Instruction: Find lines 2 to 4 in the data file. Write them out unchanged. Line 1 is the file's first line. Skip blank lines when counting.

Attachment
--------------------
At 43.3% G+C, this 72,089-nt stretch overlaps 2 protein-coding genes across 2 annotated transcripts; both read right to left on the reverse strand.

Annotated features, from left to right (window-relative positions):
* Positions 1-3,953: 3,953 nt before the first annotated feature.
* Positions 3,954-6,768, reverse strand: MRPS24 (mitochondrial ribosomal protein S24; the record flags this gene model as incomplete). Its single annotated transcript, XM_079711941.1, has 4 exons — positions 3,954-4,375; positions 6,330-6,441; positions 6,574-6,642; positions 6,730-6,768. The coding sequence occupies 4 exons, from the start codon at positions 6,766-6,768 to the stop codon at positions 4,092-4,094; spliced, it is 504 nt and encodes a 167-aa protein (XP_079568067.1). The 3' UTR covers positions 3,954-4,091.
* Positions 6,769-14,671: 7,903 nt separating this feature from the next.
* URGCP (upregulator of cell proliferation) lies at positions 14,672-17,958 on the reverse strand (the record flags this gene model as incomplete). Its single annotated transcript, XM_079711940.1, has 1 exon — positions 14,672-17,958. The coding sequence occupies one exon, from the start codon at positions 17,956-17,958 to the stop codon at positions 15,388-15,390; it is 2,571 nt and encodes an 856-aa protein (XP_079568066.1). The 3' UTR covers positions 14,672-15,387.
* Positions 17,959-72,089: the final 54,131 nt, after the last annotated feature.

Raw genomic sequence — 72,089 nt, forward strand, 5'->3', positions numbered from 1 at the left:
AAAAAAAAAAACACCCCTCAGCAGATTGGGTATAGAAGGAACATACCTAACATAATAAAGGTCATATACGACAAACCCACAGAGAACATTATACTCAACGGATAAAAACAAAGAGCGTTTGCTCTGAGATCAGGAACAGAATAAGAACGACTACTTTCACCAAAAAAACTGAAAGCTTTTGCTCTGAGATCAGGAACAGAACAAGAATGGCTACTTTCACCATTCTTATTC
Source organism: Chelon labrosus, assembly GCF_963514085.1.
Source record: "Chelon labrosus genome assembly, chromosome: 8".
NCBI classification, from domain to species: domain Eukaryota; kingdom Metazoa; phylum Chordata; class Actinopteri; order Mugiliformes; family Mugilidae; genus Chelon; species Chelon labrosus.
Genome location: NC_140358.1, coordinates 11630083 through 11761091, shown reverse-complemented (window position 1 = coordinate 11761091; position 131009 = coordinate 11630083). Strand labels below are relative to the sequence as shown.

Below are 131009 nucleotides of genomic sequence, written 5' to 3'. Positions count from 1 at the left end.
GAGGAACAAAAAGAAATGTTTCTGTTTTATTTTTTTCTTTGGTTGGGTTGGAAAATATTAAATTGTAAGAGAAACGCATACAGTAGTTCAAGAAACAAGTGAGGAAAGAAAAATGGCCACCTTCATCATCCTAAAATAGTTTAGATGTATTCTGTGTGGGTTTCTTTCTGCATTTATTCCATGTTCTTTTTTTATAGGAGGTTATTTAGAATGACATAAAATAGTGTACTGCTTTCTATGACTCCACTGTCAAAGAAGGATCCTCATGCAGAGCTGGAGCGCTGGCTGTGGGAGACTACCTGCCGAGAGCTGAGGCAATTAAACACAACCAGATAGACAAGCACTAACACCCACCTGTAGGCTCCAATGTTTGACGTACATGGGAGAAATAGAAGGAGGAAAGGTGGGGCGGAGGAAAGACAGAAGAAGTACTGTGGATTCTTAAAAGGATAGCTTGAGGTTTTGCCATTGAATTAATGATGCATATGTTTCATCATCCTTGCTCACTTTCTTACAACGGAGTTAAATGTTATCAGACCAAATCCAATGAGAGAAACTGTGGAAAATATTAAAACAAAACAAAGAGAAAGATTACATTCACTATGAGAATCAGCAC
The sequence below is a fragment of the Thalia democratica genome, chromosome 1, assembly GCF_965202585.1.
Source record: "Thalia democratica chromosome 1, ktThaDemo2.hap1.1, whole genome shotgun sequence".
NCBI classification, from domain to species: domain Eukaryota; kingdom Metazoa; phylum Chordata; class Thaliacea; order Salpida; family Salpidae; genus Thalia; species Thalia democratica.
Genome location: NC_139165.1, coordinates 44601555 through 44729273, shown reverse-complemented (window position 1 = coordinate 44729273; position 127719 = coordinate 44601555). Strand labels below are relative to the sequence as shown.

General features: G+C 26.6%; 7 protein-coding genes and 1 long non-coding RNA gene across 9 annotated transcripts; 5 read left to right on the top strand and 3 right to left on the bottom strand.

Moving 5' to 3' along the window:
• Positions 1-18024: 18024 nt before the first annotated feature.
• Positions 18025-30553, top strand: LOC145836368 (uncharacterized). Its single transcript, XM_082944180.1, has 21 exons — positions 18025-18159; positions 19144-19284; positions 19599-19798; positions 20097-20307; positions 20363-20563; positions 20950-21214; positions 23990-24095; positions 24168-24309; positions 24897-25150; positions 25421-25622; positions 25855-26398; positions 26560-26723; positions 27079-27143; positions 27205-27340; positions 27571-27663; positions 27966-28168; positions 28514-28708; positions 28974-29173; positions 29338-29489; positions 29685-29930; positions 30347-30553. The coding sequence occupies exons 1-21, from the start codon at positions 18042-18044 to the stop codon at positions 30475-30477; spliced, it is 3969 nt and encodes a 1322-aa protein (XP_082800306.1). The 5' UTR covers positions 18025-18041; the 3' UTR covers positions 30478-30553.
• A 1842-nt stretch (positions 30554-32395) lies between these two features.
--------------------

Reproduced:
Annotated features, from left to right (window-relative positions):
* Positions 1-3,953: 3,953 nt before the first annotated feature.
* Positions 3,954-6,768, reverse strand: MRPS24 (mitochondrial ribosomal protein S24; the record flags this gene model as incomplete). Its single annotated transcript, XM_079711941.1, has 4 exons — positions 3,954-4,375; positions 6,330-6,441; positions 6,574-6,642; positions 6,730-6,768. The coding sequence occupies 4 exons, from the start codon at positions 6,766-6,768 to the stop codon at positions 4,092-4,094; spliced, it is 504 nt and encodes a 167-aa protein (XP_079568067.1). The 3' UTR covers positions 3,954-4,091.